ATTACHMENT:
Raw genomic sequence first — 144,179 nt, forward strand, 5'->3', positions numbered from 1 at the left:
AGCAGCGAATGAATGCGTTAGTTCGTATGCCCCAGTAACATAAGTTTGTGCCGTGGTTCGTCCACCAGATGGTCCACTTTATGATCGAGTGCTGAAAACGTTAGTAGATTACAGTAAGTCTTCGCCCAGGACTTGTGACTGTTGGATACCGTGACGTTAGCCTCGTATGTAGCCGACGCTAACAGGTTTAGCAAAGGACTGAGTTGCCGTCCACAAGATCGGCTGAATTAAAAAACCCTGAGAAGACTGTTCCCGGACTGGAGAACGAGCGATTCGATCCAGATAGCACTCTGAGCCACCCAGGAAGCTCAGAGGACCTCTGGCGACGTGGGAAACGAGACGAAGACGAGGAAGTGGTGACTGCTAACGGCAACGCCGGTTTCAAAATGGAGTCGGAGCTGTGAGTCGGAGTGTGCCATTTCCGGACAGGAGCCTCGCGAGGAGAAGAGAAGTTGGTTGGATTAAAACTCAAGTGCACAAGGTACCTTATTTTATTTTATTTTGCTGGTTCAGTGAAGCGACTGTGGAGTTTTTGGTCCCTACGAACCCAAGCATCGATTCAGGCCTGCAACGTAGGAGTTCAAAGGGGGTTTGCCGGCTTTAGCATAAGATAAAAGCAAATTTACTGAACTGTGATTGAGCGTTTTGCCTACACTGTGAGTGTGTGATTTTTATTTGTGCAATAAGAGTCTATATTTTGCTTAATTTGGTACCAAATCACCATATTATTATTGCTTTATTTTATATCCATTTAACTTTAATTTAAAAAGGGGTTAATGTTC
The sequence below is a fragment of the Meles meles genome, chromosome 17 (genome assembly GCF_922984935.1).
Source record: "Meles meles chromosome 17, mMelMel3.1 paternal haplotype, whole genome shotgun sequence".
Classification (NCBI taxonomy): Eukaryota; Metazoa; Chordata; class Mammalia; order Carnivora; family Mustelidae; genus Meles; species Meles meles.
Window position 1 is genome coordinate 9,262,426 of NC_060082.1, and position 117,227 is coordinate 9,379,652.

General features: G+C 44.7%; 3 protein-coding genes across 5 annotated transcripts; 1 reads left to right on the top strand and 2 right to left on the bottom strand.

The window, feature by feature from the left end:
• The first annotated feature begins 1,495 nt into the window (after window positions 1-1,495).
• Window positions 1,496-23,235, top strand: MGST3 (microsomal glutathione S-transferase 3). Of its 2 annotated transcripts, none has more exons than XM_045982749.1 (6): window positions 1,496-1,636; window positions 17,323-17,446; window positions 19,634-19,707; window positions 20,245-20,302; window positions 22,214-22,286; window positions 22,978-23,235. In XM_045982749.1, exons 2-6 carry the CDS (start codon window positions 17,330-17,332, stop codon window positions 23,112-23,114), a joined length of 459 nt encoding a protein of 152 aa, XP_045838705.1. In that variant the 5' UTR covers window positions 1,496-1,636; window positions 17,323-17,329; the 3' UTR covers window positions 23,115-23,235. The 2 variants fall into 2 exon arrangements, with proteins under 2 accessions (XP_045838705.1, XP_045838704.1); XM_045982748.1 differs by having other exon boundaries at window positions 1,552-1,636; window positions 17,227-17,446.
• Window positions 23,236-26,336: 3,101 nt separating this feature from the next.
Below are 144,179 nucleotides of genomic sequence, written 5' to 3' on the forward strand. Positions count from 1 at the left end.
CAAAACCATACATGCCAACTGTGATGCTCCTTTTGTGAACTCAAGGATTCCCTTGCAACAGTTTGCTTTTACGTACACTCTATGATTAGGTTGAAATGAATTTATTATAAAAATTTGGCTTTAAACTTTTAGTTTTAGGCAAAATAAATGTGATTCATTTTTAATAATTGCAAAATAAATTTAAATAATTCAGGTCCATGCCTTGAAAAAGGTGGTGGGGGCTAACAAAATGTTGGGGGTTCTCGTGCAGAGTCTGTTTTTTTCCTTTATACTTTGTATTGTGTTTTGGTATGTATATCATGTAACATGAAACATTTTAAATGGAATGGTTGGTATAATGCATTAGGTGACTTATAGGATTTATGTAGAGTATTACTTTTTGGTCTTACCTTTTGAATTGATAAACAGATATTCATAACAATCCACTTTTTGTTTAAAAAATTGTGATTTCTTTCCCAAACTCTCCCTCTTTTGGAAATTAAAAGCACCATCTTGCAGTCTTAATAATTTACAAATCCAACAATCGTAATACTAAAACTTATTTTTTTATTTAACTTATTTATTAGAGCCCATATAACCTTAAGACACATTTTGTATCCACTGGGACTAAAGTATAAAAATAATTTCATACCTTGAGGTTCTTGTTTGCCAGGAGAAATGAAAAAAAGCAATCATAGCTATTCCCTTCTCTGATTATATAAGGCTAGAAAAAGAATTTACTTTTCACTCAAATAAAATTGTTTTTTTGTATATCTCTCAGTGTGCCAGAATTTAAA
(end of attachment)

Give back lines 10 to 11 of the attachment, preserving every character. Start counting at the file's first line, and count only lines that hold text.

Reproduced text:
• Window positions 1,496-23,235, top strand: MGST3 (microsomal glutathione S-transferase 3). Of its 2 annotated transcripts, none has more exons than XM_045982749.1 (6): window positions 1,496-1,636; window positions 17,323-17,446; window positions 19,634-19,707; window positions 20,245-20,302; window positions 22,214-22,286; window positions 22,978-23,235. In XM_045982749.1, exons 2-6 carry the CDS (start codon window positions 17,330-17,332, stop codon window positions 23,112-23,114), a joined length of 459 nt encoding a protein of 152 aa, XP_045838705.1. In that variant the 5' UTR covers window positions 1,496-1,636; window positions 17,323-17,329; the 3' UTR covers window positions 23,115-23,235. The 2 variants fall into 2 exon arrangements, with proteins under 2 accessions (XP_045838705.1, XP_045838704.1); XM_045982748.1 differs by having other exon boundaries at window positions 1,552-1,636; window positions 17,227-17,446.
• Window positions 23,236-26,336: 3,101 nt separating this feature from the next.